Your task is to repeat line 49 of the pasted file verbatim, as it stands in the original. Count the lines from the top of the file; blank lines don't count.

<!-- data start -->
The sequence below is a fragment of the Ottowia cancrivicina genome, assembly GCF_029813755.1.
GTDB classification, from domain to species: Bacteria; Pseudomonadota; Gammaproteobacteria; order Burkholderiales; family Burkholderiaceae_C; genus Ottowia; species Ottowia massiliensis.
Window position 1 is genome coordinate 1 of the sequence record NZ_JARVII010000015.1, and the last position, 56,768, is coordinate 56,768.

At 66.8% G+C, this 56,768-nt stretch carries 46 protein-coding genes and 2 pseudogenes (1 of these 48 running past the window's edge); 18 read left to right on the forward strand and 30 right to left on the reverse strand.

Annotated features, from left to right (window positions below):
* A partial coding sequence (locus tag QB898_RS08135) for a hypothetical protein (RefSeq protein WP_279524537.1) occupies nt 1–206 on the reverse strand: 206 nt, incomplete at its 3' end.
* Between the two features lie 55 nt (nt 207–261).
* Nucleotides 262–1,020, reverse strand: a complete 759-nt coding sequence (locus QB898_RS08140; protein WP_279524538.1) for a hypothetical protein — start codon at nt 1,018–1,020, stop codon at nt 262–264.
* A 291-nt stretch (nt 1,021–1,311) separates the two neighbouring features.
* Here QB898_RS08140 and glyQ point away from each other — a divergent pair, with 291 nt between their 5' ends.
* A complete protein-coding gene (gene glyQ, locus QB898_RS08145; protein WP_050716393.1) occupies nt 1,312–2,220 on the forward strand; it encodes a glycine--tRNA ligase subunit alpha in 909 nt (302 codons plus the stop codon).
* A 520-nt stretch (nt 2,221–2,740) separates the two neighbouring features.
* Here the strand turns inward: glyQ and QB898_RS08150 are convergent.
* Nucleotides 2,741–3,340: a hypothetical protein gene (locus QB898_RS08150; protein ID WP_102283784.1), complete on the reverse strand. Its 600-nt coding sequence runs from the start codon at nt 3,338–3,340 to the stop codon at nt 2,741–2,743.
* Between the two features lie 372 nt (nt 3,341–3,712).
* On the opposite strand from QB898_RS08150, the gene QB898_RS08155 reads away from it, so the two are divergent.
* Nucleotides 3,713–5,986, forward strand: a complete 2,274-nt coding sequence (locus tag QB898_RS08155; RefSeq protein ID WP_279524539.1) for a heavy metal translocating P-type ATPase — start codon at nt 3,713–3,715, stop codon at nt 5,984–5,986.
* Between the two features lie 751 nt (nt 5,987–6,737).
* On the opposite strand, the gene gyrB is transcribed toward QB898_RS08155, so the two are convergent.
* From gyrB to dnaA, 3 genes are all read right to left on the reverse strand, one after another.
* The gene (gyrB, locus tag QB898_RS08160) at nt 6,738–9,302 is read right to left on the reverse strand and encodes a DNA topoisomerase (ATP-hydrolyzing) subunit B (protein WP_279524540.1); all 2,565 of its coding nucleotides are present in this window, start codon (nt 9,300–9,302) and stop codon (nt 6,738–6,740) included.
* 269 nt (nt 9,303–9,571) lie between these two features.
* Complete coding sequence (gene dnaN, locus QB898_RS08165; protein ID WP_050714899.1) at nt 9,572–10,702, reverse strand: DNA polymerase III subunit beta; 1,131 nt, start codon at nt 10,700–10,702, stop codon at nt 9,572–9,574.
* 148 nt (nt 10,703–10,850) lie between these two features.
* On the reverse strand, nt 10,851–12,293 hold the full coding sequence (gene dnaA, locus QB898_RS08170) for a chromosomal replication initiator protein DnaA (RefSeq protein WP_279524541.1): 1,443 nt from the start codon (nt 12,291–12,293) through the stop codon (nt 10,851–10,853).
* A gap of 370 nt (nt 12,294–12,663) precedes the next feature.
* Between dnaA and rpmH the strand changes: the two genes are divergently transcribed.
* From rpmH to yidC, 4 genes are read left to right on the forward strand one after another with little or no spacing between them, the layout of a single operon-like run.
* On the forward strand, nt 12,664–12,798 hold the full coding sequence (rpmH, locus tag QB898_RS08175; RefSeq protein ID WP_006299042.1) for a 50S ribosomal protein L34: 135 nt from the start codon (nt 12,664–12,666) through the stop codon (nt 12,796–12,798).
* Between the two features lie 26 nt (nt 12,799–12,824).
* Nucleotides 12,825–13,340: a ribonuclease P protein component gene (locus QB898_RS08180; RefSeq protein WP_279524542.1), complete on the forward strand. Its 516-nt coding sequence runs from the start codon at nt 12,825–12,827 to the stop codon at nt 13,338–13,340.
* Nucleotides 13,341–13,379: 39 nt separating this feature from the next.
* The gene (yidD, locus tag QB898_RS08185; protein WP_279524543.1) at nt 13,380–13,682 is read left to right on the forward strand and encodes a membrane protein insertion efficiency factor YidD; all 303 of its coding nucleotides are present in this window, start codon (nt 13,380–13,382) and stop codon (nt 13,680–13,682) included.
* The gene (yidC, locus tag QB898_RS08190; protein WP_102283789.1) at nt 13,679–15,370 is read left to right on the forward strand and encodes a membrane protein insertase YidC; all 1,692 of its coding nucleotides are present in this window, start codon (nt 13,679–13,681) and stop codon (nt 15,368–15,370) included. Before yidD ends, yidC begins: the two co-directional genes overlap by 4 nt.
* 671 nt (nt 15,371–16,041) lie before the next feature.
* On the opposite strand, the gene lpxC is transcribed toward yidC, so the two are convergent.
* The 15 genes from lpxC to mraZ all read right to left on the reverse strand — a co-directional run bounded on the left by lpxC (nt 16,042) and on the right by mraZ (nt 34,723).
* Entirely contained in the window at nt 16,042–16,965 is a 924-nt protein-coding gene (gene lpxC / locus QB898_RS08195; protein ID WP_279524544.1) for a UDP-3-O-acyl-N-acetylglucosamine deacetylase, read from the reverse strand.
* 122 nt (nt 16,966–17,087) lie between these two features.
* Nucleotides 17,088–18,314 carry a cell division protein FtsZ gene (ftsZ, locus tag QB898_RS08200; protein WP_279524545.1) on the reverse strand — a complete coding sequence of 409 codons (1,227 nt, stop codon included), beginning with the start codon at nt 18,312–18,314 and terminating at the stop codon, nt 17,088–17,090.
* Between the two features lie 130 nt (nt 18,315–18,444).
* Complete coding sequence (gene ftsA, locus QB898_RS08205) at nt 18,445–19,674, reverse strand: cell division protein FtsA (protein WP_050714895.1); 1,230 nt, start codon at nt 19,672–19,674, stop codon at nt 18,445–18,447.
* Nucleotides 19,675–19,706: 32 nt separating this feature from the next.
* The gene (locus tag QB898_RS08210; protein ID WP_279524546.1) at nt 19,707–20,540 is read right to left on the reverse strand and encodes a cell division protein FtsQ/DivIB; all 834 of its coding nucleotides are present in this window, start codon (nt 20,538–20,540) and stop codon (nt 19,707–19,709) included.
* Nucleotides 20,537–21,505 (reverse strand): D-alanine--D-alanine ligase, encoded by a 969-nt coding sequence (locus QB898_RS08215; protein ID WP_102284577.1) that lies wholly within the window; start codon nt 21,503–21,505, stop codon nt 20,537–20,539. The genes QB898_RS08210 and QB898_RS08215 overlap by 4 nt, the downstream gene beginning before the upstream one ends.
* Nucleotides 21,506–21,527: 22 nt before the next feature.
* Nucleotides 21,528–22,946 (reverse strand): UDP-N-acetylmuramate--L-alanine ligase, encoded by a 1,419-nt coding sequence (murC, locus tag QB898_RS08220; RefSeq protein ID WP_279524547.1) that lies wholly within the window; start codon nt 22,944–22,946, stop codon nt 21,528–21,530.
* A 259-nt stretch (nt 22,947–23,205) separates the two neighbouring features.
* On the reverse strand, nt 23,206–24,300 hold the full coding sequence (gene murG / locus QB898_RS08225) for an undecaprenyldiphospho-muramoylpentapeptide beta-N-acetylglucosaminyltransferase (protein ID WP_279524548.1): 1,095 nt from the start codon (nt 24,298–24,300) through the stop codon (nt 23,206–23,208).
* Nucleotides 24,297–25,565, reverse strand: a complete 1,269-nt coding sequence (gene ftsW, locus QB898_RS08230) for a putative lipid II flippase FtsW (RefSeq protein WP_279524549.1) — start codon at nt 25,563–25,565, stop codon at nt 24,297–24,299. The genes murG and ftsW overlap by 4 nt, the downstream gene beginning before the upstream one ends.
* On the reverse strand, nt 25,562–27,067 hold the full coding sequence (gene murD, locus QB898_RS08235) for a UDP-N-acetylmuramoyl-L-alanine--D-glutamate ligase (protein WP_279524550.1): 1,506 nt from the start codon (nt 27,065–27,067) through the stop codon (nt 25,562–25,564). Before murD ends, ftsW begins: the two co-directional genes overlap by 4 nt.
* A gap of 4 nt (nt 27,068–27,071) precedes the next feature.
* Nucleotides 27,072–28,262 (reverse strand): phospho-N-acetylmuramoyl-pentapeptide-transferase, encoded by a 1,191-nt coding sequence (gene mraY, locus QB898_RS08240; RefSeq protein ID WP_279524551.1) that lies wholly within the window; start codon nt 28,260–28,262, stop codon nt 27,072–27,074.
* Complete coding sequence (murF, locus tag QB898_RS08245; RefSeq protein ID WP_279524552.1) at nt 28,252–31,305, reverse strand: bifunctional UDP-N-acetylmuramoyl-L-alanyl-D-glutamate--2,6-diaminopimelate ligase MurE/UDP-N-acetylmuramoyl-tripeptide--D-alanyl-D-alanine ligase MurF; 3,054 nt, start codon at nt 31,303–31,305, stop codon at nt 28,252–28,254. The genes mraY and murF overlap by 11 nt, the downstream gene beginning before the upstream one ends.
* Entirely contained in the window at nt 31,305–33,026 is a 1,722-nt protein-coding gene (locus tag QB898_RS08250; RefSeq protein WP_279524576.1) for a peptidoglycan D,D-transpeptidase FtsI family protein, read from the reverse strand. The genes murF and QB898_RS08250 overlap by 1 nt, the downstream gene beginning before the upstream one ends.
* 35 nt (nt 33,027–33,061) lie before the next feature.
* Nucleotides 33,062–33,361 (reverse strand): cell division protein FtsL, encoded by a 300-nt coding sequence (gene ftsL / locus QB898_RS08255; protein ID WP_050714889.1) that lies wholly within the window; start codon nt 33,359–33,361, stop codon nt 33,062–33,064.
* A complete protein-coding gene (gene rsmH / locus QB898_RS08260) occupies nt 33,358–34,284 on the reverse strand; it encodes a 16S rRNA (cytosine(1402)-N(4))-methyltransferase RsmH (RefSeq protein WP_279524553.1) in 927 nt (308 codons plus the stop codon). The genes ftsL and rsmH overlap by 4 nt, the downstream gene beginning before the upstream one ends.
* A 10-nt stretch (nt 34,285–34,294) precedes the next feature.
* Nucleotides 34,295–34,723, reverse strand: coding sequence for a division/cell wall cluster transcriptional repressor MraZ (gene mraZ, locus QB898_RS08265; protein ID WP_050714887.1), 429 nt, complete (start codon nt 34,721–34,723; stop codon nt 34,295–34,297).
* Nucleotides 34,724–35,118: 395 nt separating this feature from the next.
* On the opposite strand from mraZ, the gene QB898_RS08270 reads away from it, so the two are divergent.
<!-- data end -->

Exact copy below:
* On the reverse strand, nt 23,206–24,300 hold the full coding sequence (gene murG / locus QB898_RS08225) for an undecaprenyldiphospho-muramoylpentapeptide beta-N-acetylglucosaminyltransferase (protein ID WP_279524548.1): 1,095 nt from the start codon (nt 24,298–24,300) through the stop codon (nt 23,206–23,208).